From Richard Winger at Ballot Access News:
The Portland Press Herald has this comprehensive story about the Green Party in Portland, Maine. Oddly, however, it doesn’t mention that in November 2016, Maine voters will be voting on an initiative to use instant runoff voting for all state and federal office (except President).
From the article cited, written by Randy Billings:
The Portland branch of the Maine Green Independent Party was riding a wave of momentum heading into the 2015 elections, having reclaimed three seats on the School Board and playing a role in the passage of two citywide referendums – one in support of legalizing the recreational use of marijuana in 2013, and another reversing the sale of Congress Square Plaza to developers and adding protections to other city parks in 2014.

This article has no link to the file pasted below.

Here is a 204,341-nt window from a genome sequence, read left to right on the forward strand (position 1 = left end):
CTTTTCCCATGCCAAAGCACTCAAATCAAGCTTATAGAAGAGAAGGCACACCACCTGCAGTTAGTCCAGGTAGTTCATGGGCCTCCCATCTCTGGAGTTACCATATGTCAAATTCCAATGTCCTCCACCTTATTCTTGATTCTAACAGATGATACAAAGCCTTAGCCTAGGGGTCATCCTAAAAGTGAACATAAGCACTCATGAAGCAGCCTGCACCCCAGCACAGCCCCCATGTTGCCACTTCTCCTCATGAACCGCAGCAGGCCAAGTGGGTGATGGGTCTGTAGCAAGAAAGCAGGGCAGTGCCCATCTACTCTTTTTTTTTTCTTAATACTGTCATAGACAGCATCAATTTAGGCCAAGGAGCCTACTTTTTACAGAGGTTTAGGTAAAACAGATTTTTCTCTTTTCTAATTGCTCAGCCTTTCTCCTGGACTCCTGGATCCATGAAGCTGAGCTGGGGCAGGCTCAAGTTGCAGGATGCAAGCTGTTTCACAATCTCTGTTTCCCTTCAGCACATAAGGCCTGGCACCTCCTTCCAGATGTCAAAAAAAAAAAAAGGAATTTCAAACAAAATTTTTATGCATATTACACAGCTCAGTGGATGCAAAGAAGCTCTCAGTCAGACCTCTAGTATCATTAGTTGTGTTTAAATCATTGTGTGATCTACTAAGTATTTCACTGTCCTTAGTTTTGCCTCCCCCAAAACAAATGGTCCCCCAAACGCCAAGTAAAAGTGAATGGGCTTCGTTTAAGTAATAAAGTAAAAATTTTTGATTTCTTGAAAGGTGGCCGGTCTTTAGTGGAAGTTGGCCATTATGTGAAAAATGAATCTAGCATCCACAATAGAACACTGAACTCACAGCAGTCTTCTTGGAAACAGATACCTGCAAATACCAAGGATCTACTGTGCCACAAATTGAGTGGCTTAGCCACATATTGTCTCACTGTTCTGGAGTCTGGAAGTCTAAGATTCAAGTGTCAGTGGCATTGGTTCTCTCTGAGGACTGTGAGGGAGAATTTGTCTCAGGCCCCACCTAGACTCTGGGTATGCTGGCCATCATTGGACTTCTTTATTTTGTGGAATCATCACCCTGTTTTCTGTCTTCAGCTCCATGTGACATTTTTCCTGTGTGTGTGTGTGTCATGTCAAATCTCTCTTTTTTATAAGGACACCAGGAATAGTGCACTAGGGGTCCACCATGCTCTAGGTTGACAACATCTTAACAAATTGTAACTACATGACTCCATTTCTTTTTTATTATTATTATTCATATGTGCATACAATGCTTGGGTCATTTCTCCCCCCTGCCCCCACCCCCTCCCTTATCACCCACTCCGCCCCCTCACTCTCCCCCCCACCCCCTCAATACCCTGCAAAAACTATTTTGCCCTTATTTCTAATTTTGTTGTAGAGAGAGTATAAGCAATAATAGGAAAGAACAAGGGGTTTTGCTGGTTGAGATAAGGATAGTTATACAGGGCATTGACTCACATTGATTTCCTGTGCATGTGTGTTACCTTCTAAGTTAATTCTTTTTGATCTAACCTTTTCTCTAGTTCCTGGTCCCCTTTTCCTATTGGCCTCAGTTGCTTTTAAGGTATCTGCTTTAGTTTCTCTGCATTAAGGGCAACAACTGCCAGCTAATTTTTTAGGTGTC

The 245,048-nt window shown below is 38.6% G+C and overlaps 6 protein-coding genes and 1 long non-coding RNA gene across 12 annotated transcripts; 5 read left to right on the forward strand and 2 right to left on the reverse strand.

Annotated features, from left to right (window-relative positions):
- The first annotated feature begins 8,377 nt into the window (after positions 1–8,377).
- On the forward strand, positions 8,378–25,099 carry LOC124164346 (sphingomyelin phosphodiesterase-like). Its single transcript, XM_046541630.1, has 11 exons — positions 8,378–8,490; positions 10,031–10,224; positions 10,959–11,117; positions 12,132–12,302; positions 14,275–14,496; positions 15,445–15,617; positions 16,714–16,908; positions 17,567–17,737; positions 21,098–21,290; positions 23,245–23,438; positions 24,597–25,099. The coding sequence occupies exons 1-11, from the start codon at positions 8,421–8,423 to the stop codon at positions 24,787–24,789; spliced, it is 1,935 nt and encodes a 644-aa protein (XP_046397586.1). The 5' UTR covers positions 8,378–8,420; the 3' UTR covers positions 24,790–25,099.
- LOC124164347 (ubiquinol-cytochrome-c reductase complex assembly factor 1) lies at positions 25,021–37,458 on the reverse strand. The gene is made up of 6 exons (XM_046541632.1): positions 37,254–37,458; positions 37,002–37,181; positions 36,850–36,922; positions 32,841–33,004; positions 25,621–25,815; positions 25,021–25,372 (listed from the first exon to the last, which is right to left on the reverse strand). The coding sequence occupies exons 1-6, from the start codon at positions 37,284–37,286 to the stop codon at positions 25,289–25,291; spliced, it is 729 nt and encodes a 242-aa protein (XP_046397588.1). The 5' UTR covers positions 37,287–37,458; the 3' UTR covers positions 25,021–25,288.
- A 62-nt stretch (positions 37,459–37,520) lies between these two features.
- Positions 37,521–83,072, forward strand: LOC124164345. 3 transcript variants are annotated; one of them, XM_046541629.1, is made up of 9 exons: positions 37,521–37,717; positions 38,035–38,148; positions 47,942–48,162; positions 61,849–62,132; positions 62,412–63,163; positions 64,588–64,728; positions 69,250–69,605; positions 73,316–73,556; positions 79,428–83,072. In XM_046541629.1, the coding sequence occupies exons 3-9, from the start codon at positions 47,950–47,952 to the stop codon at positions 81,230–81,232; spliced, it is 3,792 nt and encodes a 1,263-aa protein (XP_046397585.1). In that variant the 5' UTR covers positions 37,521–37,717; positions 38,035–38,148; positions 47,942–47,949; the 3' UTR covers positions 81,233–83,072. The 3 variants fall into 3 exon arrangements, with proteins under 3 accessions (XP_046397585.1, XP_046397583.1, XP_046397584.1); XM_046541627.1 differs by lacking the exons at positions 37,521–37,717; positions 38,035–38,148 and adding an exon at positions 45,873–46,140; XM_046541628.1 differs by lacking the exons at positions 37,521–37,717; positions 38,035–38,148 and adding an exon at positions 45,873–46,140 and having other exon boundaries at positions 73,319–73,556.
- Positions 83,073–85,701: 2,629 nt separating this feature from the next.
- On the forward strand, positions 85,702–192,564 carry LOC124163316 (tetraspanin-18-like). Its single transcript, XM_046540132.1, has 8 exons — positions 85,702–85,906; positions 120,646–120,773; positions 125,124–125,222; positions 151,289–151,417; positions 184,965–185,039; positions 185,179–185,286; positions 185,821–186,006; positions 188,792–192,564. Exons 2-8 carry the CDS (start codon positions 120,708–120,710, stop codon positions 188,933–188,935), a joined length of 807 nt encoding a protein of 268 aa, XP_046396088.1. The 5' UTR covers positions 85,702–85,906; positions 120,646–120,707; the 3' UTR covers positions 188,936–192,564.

This year, members set their sights on a referendum to establish a citywide minimum wage of $15 an hour – twice the state minimum and well above the $10.10 minimum approved by the City Council. The party’s mayoral candidate, Tom MacMillan, made the wage fight central to his campaign.
Instead of resulting in more victories, however, the Nov. 3 election proved to be a disappointing capstone to a divisive year for the Greens. Only one of the party’s six candidates on the 2015 municipal ballot was elected, and that was in an uncontested race. MacMillan placed a distant third in the voting for mayor. And the party’s signature initiative – the citizens referendum to raise the minimum wage – also was rejected at the polls.
Meanwhile, infighting ahead of the electoral losses – with members questioning one another’s loyalty to the party’s ideals and principles – made its way into the public through blog posts and social media.
Now that the votes have been counted, the party remains divided about whether it should embrace its outsider, activist status by focusing on campaigns and referendum efforts on philosophic issues, even if they have little chance of passing, or whether it should be more practical and focus on winning seats on elected boards, where members can work from the inside to implement its policy goals.
In short, it’s a battle for the soul of the Green Party.